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||It has been suggested that this article be merged into Broadcasting (computing). (Discuss) Proposed since October 2011.|
Broadcast traffic, in computer networking, is traffic that is simultaneously addressed to all computers connected to the network, as opposed to unicast or multicast traffic. This is in contrast to the model SLP offers.
In TCP/IP networking, the highest possible address in the IP network range is reserved as the broadcast address - for example in the network 192.168.0.0/24 (192.168.0.xxx with subnet mask 255.255.255.0) the broadcast address is 192.168.0.255.
All stations should be on the same segment (or bridged), and should be listening on the same broadcast address to participate. Stations that have mismatched settings will have limited or no visibility of nearby services. Remote announcements must use that address (but are not necessarily required to use it as its broadcast address).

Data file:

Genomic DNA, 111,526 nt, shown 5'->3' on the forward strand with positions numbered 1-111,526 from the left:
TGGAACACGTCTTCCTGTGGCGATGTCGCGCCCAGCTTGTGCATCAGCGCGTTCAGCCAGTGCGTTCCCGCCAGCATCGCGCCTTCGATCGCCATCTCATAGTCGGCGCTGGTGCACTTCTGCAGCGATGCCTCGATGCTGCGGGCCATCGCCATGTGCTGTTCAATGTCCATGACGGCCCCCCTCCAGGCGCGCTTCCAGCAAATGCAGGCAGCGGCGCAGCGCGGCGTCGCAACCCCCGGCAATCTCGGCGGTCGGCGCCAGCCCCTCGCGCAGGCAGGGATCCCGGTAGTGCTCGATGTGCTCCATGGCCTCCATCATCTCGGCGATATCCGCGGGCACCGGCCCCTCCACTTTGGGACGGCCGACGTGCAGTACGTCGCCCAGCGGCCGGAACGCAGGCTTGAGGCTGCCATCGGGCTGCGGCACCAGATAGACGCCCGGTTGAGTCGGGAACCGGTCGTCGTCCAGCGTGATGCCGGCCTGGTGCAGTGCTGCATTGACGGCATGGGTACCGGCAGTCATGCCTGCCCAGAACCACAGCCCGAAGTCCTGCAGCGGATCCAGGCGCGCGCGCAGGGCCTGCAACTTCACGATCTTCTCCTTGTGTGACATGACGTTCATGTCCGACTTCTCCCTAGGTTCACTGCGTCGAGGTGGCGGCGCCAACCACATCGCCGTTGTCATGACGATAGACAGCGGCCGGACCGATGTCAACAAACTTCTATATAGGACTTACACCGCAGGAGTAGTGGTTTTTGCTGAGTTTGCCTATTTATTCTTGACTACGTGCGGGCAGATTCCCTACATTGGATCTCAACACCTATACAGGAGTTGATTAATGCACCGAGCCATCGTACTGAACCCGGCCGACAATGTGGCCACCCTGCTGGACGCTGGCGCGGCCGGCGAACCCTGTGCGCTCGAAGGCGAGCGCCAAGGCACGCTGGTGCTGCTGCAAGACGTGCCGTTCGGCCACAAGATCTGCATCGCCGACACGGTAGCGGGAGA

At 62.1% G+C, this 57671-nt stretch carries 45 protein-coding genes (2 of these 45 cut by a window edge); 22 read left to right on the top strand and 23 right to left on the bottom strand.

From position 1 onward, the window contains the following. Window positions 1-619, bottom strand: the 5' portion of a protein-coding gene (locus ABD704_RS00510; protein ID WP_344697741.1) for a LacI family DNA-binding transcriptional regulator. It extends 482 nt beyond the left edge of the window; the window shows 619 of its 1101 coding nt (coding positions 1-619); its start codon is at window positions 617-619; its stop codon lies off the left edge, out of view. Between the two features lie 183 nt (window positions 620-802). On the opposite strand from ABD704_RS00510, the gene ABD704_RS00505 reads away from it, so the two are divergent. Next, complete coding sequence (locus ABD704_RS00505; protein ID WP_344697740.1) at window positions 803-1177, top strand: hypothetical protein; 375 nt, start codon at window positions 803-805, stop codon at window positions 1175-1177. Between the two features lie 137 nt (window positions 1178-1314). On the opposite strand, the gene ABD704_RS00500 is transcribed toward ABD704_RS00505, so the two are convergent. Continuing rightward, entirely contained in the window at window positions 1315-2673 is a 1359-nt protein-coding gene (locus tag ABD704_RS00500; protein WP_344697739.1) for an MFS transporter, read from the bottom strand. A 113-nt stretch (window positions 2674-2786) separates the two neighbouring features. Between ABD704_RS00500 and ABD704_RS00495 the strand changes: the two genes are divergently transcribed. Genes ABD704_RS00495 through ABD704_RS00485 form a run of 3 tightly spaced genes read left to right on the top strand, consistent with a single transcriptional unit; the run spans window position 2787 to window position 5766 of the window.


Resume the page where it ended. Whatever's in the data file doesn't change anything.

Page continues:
One of the primary purposes of the broadcast address, is for systems to share service and state information between them. Typical examples are visible with ruptime, SAMBA or Windows file and print sharing. Each station broadcasts its presence into the local network to announce its services.
Stations that should not announce their service states should disable broadcasting. While setting the broadcast address to the same IP address of the station works, it's not a best practice. This will disable that station from learning of other broadcast traffic in the network. If the service in question alone provides too much information, it can instead be disabled or removed.
Some Denial of service attacks use broadcast amplification to elicit replies from a broadcast address to a spoofed victim. Routers should use ACLs or filtering to drop unwanted external-to-local broadcast traffic. This will prevent local stations from replying. Many Operating Systems have additional configuration to enable/disable broadcast replies.
- Linux via procfs
$ cat /proc/sys/net/ipv4/icmp_echo_ignore_broadcasts